Finally, at the discretion of the group facilitator, group members are encouraged to discuss assertive communication and the various communication styles, such as the difference between “I” and “You” statements. This particular discussion can transition into recognizing the importance of self-advocacy and one’s ability to make informed choices. The group facilitator can end the session by reinforcing individual empowerment and emphasizing the group members’ potential to manage bullying. The tools used to combat bullying speak to the group members’ self-efficacy, showing them that they have the ability to exert control over their own behavior, motivation and social environment (as explained by Albert Bandura in his 1977 article “Self-efficacy: Toward a unifying theory of behavioral change”).

Modifications to the process

Counselors who use this experiential activity may wish to adapt the group in the following ways:

1) Assess whether a particular student would be a better candidate for individual counseling and modify the activity for individual, rather than group, counseling.

2) When implementing the experiential training, augment the activity to meet the needs of the group participants. For example, for the personal action plan, participants can use numerous mediums to complete the activity (e.g., act out the steps, cut out pictures from a magazine, draw, write, use note cards with words, use assistive technology, discuss steps verbally).

3) Delivery of the experiential group activity must be based on students’ presenting characteristics to ensure full understanding of the material. For example, counselors need to address a comprehensive range of needs among students with disabilities. Therefore, counselors can provide additional scenarios of the components for the activity. This will encourage repetition and opportunities for practice. Counselors are also encouraged to collaborate with school personnel to ensure that they are meeting the needs of the student and integrating all necessary interventions to promote student success.

4) This experiential group activity may not be applicable for all students with disabilities. We suggest that counselors consult and collaborate with school staff to gauge the appropriateness of the intervention for individual students.   

Considerations

Counselors must intervene in a timely manner by recognizing, assessing and engaging students in activities that will combat bullying and provide them with the skills to be successful in the school environment. However, counselors must be sensitive to group membership. Therefore, counselors may want to consider making the group available to peers without disabilities. Inclusive practices may buffer against bullying by providing peer models to students with disabilities, as well as by promoting social competence among all students. Isolating students with disabilities does not provide them with the practice and validation they need to develop appropriate social skills. Thus, combining students with disabilities and their peers without disabilities fosters an inclusive approach and ultimately enhances a community of knowledge and understanding.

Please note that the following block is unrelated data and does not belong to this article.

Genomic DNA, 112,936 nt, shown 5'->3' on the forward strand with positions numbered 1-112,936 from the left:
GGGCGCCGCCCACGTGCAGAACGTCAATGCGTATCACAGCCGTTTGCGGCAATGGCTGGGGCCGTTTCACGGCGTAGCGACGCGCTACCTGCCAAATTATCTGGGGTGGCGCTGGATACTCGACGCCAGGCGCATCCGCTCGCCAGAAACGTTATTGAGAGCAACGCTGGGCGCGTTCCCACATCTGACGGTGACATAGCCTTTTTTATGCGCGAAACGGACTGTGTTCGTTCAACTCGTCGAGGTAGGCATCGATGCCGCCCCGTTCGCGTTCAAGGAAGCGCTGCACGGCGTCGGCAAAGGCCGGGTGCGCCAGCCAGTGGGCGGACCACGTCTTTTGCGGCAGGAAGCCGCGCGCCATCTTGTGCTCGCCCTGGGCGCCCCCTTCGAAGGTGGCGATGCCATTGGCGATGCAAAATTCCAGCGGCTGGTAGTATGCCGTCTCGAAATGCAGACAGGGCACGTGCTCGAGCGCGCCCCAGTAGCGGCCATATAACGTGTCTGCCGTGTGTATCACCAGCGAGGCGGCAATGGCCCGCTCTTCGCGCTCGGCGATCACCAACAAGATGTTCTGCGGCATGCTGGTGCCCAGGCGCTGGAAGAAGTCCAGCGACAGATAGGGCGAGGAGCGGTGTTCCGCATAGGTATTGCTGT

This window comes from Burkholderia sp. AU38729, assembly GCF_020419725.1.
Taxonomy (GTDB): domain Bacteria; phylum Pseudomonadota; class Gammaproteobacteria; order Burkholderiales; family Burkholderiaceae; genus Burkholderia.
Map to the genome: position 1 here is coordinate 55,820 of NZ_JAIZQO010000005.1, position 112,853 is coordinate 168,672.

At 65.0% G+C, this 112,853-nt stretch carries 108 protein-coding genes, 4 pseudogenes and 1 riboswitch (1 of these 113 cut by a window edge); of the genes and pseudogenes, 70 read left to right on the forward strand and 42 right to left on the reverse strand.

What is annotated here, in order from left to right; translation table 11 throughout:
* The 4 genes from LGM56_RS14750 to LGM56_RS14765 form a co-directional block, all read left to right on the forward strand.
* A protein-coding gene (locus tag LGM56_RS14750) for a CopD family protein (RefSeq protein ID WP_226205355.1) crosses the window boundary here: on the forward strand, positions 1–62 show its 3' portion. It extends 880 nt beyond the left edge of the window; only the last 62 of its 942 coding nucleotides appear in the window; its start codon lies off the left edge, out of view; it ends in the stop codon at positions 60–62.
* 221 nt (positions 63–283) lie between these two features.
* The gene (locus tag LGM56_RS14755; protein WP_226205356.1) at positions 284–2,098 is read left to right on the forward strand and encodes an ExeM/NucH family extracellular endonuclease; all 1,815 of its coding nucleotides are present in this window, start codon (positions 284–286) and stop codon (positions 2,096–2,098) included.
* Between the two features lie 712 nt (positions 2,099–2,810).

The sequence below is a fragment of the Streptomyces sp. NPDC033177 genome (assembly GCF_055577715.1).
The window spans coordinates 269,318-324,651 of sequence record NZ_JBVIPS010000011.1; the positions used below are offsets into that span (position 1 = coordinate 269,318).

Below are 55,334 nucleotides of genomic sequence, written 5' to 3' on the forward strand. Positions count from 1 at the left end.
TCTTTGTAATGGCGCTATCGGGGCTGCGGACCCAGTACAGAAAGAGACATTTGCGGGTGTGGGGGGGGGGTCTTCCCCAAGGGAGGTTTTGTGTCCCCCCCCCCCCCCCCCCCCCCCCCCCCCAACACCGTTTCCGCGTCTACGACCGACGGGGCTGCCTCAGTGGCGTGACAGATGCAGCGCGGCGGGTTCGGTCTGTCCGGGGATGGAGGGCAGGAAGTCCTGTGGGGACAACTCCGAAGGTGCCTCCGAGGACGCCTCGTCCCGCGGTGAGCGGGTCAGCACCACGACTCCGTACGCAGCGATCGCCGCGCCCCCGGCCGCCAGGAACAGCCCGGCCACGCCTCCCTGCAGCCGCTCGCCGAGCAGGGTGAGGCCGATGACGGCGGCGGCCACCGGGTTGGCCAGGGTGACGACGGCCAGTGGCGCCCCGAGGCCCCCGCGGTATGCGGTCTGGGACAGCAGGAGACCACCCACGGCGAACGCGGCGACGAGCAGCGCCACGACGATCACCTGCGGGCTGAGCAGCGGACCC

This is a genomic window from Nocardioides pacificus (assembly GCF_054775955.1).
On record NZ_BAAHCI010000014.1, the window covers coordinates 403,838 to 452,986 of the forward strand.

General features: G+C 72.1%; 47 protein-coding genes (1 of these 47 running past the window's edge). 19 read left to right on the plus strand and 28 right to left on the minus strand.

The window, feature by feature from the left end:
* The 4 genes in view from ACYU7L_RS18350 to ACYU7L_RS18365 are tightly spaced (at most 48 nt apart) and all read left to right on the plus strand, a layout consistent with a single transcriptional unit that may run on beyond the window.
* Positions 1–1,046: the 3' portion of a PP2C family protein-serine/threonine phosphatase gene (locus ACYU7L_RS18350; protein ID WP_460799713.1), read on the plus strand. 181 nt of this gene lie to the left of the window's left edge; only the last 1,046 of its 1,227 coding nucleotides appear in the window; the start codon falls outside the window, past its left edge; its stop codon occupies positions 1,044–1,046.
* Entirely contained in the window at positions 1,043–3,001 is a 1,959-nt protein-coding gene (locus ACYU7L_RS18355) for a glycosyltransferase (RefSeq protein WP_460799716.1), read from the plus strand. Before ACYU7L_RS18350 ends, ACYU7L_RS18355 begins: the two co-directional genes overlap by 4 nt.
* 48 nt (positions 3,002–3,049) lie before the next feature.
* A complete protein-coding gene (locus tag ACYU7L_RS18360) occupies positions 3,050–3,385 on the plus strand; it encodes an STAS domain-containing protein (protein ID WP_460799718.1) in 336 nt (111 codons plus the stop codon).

Finally, prior to implementing this experiential activity, we encourage counselors to become familiar with the social model of disability and the capabilities framework versus the medical model of disability. The social model of disability is a different way of viewing the world and challenges the typical attitudes toward disability. Fostering a capabilities approach validates the ideologies of inclusion that stress equality, acceptance and valued participation. The capabilities approach is a holistic social justice initiative that assesses disability on the basis of one’s abilities and functioning within society. Counselors need to recognize the impact that society has on the individual and the barriers that students with disabilities face on a daily basis.

 

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Helpful resources for counselors

  1. PACER’s National Bullying Prevention Center (pacer.org/bullying/resources/students-with-disabilities)
  2. StopBullying.gov page on bullying and youth with disabilities and special health needs (stopbullying.gov/at-risk/groups/special-needs)
  3. “Bullying and Disability: An Overview of the Research Literature” (tinyurl.com/BullyingAndDisability)

 

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Knowledge Share articles are developed from sessions presented at American Counseling Association conferences.

Katherine A. Feather is a licensed professional counselor in Arizona and an assistant clinical professor in the Department of Educational Psychology at Northern Arizona University. Contact her at Katherine.Feather@nau.edu.

Tiffany M. Bordonada is an assistant professor in the Department of Counseling and Human Services at the University of Scranton. Contact her at Tiffany.Bordonada@scranton.edu.

 

Letters to the editor: ct@counseling.org

 

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Opinions expressed and statements made in articles appearing on CT Online should not be assumed to represent the opinions of the editors or policies of the American Counseling Association.